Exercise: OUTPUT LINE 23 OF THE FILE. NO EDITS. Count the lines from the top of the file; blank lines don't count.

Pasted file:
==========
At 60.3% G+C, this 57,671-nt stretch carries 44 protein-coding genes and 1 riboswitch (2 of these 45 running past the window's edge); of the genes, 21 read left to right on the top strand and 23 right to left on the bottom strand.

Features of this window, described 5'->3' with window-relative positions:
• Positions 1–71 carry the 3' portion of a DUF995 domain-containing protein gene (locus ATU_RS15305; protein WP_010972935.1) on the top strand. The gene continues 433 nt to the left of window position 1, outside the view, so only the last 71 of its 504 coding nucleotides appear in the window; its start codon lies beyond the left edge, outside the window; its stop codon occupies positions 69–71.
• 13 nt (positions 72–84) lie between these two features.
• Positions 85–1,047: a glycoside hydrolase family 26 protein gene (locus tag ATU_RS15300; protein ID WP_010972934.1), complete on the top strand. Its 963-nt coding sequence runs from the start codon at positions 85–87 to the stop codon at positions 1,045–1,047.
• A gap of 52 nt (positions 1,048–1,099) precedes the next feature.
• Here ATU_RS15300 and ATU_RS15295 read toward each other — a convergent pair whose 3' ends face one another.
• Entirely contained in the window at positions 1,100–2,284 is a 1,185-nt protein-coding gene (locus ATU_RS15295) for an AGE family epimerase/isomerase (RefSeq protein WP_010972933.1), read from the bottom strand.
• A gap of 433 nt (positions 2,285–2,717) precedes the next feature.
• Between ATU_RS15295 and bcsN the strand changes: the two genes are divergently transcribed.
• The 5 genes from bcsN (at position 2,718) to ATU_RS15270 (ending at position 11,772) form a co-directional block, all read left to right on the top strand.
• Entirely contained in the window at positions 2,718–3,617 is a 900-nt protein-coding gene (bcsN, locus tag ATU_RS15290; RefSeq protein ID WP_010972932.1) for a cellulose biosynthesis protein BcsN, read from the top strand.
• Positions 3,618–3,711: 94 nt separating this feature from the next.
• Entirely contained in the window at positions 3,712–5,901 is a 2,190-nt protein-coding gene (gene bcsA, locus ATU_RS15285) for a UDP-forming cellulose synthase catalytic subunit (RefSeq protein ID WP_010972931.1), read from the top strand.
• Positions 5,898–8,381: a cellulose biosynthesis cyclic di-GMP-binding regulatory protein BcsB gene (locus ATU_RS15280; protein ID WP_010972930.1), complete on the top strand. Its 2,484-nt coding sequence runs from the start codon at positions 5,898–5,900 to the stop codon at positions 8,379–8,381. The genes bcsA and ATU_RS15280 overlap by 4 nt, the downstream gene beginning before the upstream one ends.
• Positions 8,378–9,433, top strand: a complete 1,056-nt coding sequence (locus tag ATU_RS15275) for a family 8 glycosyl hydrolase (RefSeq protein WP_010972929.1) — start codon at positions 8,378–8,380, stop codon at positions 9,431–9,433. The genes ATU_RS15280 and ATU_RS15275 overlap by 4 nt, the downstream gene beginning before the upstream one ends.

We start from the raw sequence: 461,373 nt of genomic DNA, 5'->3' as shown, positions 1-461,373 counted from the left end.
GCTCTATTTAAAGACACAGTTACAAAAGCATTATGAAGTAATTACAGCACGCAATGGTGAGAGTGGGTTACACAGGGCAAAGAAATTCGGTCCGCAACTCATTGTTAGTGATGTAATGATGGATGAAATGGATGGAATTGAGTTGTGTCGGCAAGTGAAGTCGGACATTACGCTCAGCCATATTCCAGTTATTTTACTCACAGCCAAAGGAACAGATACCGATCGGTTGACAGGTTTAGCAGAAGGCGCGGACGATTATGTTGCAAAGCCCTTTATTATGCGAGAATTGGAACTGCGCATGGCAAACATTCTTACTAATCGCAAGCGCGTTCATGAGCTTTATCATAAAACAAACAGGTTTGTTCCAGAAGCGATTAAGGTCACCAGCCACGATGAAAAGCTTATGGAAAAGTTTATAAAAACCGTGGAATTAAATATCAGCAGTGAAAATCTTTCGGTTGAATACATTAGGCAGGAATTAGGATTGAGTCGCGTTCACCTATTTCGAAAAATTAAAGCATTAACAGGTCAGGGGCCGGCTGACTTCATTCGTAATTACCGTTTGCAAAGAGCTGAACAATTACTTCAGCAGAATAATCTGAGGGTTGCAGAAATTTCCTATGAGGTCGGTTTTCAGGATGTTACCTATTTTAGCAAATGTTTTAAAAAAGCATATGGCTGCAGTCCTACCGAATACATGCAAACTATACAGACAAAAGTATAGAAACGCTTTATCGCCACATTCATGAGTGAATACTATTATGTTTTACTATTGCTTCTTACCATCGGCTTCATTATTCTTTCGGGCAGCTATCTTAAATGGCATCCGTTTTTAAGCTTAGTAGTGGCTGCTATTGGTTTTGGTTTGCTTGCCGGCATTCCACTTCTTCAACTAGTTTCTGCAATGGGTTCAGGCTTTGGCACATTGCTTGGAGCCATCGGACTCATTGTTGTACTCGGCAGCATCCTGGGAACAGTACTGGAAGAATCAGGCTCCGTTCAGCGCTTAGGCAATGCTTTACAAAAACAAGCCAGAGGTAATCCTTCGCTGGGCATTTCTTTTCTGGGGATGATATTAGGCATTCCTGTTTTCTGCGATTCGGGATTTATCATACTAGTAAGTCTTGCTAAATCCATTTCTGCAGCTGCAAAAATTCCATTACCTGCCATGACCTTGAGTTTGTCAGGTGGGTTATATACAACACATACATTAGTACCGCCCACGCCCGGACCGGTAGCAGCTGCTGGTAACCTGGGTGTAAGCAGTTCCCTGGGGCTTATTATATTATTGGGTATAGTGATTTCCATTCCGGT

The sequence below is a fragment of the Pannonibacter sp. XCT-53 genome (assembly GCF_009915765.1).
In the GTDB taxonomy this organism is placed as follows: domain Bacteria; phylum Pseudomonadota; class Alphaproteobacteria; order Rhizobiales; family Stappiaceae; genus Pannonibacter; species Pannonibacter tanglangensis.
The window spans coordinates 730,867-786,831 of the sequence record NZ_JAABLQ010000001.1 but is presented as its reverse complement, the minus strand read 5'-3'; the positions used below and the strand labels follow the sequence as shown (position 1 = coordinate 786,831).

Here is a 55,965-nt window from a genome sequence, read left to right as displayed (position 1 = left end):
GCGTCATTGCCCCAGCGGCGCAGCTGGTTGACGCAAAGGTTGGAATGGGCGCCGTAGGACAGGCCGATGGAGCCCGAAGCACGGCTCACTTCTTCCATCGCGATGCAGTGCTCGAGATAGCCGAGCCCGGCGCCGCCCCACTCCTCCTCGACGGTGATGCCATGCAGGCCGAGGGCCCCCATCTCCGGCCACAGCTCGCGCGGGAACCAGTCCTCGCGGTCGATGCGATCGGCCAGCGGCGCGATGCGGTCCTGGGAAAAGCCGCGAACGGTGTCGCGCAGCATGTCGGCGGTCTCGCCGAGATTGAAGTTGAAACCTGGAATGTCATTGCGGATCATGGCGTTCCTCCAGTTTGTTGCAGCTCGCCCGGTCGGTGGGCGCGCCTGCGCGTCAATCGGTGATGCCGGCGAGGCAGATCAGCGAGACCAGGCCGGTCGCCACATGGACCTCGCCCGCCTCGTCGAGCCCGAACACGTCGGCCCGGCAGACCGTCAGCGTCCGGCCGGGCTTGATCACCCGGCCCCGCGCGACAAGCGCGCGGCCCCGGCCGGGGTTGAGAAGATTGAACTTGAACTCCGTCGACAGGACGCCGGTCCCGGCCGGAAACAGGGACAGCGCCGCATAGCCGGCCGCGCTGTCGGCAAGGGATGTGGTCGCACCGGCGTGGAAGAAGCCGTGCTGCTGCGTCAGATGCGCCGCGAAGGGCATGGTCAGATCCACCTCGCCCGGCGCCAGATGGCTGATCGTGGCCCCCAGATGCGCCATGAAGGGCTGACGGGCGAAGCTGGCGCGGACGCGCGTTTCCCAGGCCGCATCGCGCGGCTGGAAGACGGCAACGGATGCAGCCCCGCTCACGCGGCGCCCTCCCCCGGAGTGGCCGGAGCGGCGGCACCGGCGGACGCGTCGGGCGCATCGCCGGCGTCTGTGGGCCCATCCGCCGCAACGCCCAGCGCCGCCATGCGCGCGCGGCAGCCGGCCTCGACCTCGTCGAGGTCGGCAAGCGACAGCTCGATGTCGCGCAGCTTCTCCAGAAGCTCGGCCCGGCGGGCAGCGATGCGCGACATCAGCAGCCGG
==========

GCGTCATTGCCCCAGCGGCGCAGCTGGTTGACGCAAAGGTTGGAATGGGCGCCGTAGGACAGGCCGATGGAGCCCGAAGCACGGCTCACTTCTTCCATCGCGATGCAGTGCTCGAGATAGCCGAGCCCGGCGCCGCCCCACTCCTCCTCGACGGTGATGCCATGCAGGCCGAGGGCCCCCATCTCCGGCCACAGCTCGCGCGGGAACCAGTCCTCGCGGTCGATGCGATCGGCCAGCGGCGCGATGCGGTCCTGGGAAAAGCCGCGAACGGTGTCGCGCAGCATGTCGGCGGTCTCGCCGAGATTGAAGTTGAAACCTGGAATGTCATTGCGGATCATGGCGTTCCTCCAGTTTGTTGCAGCTCGCCCGGTCGGTGGGCGCGCCTGCGCGTCAATCGGTGATGCCGGCGAGGCAGATCAGCGAGACCAGGCCGGTCGCCACATGGACCTCGCCCGCCTCGTCGAGCCCGAACACGTCGGCCCGGCAGACCGTCAGCGTCCGGCCGGGCTTGATCACCCGGCCCCGCGCGACAAGCGCGCGGCCCCGGCCGGGGTTGAGAAGATTGAACTTGAACTCCGTCGACAGGACGCCGGTCCCGGCCGGAAACAGGGACAGCGCCGCATAGCCGGCCGCGCTGTCGGCAAGGGATGTGGTCGCACCGGCGTGGAAGAAGCCGTGCTGCTGCGTCAGATGCGCCGCGAAGGGCATGGTCAGATCCACCTCGCCCGGCGCCAGATGGCTGATCGTGGCCCCCAGATGCGCCATGAAGGGCTGACGGGCGAAGCTGGCGCGGACGCGCGTTTCCCAGGCCGCATCGCGCGGCTGGAAGACGGCAACGGATGCAGCCCCGCTCACGCGGCGCCCTCCCCCGGAGTGGCCGGAGCGGCGGCACCGGCGGACGCGTCGGGCGCATCGCCGGCGTCTGTGGGCCCATCCGCCGCAACGCCCAGCGCCGCCATGCGCGCGCGGCAGCCGGCCTCGACCTCGTCGAGGTCGGCAAGCGACAGCTCGATGTCGCGCAGCTTCTCCAGAAGCTCGGCCCGGCGGGCAGCGATGCGCGACATCAGCAGCCGG